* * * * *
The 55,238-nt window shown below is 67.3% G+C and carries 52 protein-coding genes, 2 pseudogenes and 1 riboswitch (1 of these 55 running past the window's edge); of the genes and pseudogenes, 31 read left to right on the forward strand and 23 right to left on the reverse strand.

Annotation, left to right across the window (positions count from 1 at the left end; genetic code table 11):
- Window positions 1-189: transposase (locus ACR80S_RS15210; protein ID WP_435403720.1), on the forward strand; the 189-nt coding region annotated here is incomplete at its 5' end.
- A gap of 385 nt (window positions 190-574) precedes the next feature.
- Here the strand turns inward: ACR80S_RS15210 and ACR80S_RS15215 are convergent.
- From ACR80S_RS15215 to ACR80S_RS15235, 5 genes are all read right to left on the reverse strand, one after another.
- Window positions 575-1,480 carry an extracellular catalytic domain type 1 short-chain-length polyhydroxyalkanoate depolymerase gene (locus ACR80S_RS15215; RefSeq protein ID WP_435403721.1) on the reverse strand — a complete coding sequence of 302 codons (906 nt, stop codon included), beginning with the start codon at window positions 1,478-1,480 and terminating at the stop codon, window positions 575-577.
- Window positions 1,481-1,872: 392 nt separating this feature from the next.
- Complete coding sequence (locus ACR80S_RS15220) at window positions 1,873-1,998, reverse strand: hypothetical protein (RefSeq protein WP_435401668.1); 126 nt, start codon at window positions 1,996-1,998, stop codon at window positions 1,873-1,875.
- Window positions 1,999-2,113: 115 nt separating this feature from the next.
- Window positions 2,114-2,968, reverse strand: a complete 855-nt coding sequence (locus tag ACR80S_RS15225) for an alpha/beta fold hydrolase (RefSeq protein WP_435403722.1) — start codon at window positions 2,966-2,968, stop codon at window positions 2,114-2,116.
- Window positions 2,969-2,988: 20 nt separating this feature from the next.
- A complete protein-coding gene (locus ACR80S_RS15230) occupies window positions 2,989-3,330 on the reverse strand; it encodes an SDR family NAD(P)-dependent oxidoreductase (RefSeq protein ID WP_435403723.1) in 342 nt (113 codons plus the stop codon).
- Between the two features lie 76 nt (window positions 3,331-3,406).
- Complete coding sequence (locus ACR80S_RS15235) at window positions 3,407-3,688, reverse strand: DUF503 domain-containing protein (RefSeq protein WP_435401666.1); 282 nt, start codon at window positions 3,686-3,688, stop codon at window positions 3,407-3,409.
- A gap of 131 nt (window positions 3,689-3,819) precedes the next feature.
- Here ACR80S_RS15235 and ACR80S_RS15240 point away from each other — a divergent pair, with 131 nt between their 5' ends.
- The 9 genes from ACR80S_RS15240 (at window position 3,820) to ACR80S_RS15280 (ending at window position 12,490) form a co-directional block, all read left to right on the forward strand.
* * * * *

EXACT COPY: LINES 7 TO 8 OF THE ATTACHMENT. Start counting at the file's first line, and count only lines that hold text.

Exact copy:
- Window positions 575-1,480 carry an extracellular catalytic domain type 1 short-chain-length polyhydroxyalkanoate depolymerase gene (locus ACR80S_RS15215; RefSeq protein ID WP_435403721.1) on the reverse strand — a complete coding sequence of 302 codons (906 nt, stop codon included), beginning with the start codon at window positions 1,478-1,480 and terminating at the stop codon, window positions 575-577.
- Window positions 1,481-1,872: 392 nt separating this feature from the next.